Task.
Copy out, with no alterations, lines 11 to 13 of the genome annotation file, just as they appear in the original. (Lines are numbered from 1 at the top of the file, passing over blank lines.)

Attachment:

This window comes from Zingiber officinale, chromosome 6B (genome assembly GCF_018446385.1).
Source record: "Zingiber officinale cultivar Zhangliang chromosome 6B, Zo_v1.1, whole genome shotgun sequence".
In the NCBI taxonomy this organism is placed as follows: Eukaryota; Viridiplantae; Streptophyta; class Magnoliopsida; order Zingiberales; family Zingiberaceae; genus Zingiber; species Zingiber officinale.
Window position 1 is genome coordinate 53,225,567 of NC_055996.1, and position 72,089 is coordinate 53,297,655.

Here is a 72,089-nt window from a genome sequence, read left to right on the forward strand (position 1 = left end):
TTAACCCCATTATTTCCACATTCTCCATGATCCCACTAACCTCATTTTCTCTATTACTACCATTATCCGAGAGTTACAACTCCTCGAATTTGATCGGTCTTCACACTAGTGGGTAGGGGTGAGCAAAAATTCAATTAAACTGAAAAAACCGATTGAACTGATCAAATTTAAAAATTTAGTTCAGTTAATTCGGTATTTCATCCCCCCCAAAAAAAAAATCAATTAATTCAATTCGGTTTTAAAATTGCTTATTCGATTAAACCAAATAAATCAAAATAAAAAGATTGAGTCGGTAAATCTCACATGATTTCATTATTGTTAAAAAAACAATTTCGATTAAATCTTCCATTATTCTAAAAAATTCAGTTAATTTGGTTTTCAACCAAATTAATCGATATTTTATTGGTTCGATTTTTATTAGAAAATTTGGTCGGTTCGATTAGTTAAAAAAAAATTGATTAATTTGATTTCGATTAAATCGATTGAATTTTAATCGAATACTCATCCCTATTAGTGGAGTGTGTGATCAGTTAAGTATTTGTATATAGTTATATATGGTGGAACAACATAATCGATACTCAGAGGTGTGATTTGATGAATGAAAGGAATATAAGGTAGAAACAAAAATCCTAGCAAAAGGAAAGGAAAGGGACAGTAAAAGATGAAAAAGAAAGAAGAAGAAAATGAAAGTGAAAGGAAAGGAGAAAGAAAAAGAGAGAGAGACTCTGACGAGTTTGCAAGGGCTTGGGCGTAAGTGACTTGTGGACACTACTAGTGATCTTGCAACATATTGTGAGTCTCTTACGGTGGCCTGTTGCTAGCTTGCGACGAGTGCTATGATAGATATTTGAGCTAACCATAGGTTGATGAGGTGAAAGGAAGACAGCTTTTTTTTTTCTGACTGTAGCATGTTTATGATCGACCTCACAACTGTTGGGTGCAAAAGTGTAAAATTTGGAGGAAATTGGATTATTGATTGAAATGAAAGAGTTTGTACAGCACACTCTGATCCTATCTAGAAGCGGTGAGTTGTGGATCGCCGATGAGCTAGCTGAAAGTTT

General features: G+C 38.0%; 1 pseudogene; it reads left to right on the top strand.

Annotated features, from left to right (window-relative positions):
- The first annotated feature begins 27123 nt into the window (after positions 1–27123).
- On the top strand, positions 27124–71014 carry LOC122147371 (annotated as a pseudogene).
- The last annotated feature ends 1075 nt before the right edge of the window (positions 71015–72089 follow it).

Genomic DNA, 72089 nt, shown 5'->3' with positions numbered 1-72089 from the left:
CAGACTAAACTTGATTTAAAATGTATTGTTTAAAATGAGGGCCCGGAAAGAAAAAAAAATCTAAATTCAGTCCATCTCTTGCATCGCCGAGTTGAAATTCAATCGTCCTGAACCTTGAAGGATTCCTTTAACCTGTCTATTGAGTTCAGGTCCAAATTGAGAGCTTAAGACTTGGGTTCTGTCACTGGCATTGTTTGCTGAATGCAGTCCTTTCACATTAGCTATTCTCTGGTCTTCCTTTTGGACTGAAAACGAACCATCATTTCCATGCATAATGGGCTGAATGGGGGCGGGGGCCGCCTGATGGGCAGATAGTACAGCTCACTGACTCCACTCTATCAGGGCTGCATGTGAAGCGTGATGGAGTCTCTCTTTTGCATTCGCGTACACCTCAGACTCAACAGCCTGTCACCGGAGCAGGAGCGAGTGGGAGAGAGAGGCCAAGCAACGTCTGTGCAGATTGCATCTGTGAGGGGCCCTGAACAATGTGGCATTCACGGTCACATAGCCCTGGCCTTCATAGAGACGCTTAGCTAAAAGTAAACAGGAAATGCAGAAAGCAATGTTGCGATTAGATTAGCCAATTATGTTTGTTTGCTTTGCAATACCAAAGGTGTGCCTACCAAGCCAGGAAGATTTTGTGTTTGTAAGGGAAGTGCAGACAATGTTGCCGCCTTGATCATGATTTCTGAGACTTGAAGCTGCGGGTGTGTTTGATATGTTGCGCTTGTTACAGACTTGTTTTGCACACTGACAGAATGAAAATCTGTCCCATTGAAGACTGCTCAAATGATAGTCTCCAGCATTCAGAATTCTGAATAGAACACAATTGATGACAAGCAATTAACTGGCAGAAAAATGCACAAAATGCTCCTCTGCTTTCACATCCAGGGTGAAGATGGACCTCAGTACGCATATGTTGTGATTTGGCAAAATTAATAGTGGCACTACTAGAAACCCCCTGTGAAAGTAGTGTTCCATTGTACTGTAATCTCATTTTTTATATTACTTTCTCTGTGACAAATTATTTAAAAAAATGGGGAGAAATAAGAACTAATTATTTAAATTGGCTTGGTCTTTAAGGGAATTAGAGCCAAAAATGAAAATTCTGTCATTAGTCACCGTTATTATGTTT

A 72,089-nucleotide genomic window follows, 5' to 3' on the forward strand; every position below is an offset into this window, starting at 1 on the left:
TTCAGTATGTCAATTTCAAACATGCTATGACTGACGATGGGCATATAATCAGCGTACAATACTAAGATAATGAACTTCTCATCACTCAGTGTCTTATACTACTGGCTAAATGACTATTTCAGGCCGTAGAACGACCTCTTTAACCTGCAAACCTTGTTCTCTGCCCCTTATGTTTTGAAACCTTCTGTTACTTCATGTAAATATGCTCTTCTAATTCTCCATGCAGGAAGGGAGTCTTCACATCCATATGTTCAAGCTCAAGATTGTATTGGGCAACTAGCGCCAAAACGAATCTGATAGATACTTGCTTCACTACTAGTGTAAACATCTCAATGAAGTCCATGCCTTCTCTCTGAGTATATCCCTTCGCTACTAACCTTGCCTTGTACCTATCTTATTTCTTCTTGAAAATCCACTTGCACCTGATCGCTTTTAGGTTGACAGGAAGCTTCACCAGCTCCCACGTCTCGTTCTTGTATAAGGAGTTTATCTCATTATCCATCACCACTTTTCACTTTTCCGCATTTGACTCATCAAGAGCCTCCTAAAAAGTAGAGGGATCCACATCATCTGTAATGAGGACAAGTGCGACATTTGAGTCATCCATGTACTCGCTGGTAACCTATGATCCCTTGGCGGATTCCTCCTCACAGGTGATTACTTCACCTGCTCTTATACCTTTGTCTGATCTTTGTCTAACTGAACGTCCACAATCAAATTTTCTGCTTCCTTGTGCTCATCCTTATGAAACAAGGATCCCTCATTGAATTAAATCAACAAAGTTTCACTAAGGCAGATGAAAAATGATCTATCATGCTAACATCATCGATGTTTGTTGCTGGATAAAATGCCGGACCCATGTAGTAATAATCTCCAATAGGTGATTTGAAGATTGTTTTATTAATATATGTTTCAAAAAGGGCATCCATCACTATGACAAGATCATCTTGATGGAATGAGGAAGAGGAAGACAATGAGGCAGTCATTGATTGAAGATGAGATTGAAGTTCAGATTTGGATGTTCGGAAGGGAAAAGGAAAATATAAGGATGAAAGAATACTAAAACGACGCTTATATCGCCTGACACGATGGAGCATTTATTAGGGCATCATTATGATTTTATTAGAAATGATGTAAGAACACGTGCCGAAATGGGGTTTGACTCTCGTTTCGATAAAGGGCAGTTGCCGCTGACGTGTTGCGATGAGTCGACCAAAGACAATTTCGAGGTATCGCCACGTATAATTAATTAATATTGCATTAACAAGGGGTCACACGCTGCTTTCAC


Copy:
- The last annotated feature ends 1075 nt before the right edge of the window (positions 71015–72089 follow it).

Genomic DNA, 72089 nt, shown 5'->3' with positions numbered 1-72089 from the left:
CAGACTAAACTTGATTTAAAATGTATTGTTTAAAATGAGGGCCCGGAAAGAAAAAAAAATCTAAATTCAGTCCATCTCTTGCATCGCCGAGTTGAAATTCAATCGTCCTGAACCTTGAAGGATTCCTTTAACCTGTCTATTGAGTTCAGGTCCAAATTGAGAGCTTAAGACTTGGGTTCTGTCACTGGCATTGTTTGCTGAATGCAGTCCTTTCACATTAGCTATTCTCTGGTCTTCCTTTTGGACTGAAAACGAACCATCATTTCCATGCATAATGGGCTGAATGGGGGCGGGGGCCGCCTGATGGGCAGATAGTACAGCTCACTGACTCCACTCTATCAGGGCTGCATGTGAAGCGTGATGGAGTCTCTCTTTTGCATTCGCGTACACCTCAGACTCAACAGCCTGTCACCGGAGCAGGAGCGAGTGGGAGAGAGAGGCCAAGCAACGTCTGTGCAGATTGCATCTGTGAGGGGCCCTGAACAATGTGGCATTCACGGTCACATAGCCCTGGCCTTCATAGAGACGCTTAGCTAAAAGTAAACAGGAAATGCAGAAAGCAATGTTGCGATTAGATTAGCCAATTATGTTTGTTTGCTTTGCAATACCAAAGGTGTGCCTACCAAGCCAGGAAGATTTTGTGTTTGTAAGGGAAGTGCAGACAATGTTGCCGCCTTGATCATGATTTCTGAGACTTGAAGCTGCGGGTGTGTTTGATATGTTGCGCTTGTTACAGACTTGTTTTGCACACTGACAGAATGAAAATCTGTCCCATTGAAGACTGCTCAAATGATAGTCTCCAGCATTCAGAATTCTGAATAGAACACAATTGATGACAAGCAATTAACTGGCAGAAAAATGCACAAAATGCTCCTCTGCTTTCACATCCAGGGTGAAGATGGACCTCAGTACGCATATGTTGTGATTTGGCAAAATTAATAGTGGCACTACTAGAAACCCCCTGTGAAAGTAGTGTTCCATTGTACTGTAATCTCATTTTTTATATTACTTTCTCTGTGACAAATTATTTAAAAAAATGGGGAGAAATAAGAACTAATTATTTAAATTGGCTTGGTCTTTAAGGGAATTAGAGCCAAAAATGAAAATTCTGTCATTAGTCACCGTTATTATGTTT